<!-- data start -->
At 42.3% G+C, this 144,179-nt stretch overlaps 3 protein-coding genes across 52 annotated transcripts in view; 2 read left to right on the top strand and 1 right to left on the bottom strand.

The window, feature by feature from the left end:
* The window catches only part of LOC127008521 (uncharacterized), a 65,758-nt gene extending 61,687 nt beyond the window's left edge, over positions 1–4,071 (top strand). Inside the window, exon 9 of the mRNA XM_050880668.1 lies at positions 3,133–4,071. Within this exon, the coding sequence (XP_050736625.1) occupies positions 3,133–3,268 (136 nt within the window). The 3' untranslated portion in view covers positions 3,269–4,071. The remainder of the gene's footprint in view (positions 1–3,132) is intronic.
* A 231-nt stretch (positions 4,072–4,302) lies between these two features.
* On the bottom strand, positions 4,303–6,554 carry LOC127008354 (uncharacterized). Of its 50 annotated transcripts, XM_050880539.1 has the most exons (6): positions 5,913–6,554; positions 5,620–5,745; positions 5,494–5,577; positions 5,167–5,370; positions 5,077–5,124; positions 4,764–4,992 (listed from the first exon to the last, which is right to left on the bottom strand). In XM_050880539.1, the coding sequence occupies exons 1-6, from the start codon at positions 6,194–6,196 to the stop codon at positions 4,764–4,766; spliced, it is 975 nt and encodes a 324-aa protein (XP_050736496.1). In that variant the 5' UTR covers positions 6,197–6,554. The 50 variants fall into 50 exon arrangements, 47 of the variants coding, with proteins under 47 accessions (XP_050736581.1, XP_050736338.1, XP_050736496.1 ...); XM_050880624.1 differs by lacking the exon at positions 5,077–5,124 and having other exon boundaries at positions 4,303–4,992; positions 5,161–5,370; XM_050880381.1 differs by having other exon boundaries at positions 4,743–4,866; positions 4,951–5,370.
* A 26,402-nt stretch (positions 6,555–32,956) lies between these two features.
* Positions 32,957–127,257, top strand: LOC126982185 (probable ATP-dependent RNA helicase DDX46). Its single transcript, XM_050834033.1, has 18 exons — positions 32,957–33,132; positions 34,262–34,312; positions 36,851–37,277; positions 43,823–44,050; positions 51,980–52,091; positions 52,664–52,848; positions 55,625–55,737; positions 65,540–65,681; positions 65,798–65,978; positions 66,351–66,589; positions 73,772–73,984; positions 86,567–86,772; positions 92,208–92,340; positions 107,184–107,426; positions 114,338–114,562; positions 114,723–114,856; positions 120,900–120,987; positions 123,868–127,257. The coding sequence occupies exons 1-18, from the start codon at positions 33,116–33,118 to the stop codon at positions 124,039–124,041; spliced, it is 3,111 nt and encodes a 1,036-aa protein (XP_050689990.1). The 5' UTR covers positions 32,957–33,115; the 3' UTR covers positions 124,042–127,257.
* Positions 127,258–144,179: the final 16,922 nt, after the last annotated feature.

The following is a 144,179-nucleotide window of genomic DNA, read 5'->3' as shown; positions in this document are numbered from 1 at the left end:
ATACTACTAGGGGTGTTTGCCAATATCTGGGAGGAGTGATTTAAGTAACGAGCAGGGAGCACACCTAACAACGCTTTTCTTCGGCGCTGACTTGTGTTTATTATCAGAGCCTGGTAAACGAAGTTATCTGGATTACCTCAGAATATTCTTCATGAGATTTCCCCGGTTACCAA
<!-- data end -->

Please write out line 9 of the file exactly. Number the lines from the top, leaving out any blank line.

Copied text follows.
The following is a 144,179-nucleotide window of genomic DNA, read 5'->3' as shown; positions in this document are numbered from 1 at the left end: